Neto as Nosferatu during the shooting of the 1970 film Nosferatu no Brasil
|Born||Torquato Pereira de Araújo Neto
9 November 1944
Teresina, Piauí, Brazil
|Died||10 November 1972
Rio de Janeiro City, Rio de Janeiro, Brazil
|Occupation||Poet, journalist, songwriter|
Torquato Pereira de Araújo Neto (November 9, 1944 – November 10, 1972) was a Brazilian journalist, poet and songwriter. He is perhaps best known as a lyricist for the Tropicália counterculture movement, which later expanded its influence to Música Popular Brasileira. He worked with Gal Costa, Gilberto Gil, Edu Lobo and Waly Salomão. He committed suicide at the age of 28.
Neto was the son of a public prosecutor and a primary schoolteacher from Teresina, the capital of the northeastern Brazilian state of Piauí. At the age of 16, he moved to Salvador, Bahia, to attend secondary school at the Colégio Nossa Senhora da Vitória, where he was a classmate of Gilberto Gil. While there, he also worked as an assistant on Glauber Rocha's first feature film, Barravento.
Neto became actively involved in the cultural scene in Salvador, where he met Caetano Veloso, Gal Costa, and Maria Bethânia. In 1962, he moved to Rio de Janeiro to study journalism at university but never graduated. He wrote columns on culture for several publications there. Torquato acted as a cultural agent and polemical defender of the artistic avant-garde, including Tropicalia, Cinema Marginal, and Concretism. He was friends with several major figures of these movements, including the musicians mentioned above, the poets Décio Pignatari and Augusto and Haroldo de Campos, filmmaker Ivan Cardoso, and artist Hélio Oiticica. At this time, Neto came to be seen as a figure in Tropicalism, having written the breviary "Tropicalismo para principiantes" ("Tropicalism for Beginners"), in which he argued for the necessity of creating a genuinely Brazilian "pop": "Accept completely all that the life of the tropics can give, without preconceptions of aesthetic order, without consideration of tackiness or bad taste, solely living the tropical and the new universe it contains, still unknown." Neto was also an important lyricist of iconic songs of the tropicalist movement.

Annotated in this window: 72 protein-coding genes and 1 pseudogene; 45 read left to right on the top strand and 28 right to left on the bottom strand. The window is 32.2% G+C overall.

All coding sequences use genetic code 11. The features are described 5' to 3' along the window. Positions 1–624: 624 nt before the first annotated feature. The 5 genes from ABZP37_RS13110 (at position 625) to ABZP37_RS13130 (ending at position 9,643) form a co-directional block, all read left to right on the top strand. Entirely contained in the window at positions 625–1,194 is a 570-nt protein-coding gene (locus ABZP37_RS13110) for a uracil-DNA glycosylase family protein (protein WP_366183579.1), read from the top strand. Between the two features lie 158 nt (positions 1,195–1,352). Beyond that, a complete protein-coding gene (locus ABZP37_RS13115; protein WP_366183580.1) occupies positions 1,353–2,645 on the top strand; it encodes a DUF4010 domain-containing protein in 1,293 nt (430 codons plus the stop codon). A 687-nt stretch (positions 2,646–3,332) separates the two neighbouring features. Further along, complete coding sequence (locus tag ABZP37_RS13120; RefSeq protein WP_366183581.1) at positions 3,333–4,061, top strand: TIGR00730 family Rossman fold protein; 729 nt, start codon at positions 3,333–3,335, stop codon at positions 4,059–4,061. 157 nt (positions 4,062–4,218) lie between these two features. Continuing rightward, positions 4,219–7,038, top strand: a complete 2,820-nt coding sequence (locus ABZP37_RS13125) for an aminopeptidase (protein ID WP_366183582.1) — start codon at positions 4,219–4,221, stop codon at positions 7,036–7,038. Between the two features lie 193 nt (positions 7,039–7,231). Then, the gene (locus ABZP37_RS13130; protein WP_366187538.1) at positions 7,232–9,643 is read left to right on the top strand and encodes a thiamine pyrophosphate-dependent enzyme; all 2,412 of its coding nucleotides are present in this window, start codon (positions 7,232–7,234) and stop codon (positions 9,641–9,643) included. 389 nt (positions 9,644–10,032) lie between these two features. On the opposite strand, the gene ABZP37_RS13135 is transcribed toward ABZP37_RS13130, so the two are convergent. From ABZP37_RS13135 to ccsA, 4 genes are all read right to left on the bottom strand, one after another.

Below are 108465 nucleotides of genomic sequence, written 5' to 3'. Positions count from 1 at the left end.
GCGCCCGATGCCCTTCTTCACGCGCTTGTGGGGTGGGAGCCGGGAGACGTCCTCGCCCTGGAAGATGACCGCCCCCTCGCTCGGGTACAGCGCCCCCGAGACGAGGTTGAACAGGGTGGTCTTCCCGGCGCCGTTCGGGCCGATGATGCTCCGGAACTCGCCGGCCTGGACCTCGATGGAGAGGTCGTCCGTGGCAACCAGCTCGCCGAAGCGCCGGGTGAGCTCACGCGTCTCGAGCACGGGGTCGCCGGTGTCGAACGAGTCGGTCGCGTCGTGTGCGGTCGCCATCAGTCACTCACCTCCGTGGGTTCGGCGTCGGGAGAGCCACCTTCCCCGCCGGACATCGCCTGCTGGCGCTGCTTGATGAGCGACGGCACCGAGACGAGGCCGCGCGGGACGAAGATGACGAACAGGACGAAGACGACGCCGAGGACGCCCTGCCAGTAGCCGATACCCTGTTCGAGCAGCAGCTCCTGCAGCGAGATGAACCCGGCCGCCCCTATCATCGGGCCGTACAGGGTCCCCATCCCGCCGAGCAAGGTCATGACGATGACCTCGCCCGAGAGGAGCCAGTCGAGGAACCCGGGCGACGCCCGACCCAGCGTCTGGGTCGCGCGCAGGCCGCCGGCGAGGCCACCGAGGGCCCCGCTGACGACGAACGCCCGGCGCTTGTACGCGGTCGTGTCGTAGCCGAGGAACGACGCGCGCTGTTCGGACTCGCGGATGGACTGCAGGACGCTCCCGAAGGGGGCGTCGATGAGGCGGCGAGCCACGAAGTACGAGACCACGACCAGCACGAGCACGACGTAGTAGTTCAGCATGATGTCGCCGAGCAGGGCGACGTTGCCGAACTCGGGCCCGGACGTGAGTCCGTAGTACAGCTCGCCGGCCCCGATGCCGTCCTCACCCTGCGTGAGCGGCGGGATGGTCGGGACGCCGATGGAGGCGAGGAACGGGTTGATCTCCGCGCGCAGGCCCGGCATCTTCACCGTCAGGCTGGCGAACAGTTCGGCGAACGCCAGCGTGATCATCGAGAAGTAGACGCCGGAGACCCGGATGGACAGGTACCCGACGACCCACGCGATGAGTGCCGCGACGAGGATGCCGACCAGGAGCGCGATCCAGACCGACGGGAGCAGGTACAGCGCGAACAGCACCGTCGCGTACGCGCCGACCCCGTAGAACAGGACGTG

At the end of the 1960s, after the exile of his friends Gil and Caetano under the military dictatorship, he traveled to Europe and the United States with his wife Ana Maria and lived in London for a brief period. On returning to Brazil in the early 1970s, Neto began to isolate himself, feeling alienated by both the military regime and the "ideological patrols" of the left. He went through a series of hospitalizations for alcoholism and broke several friendships. Neto committed suicide the day after his 28th birthday, in 1972.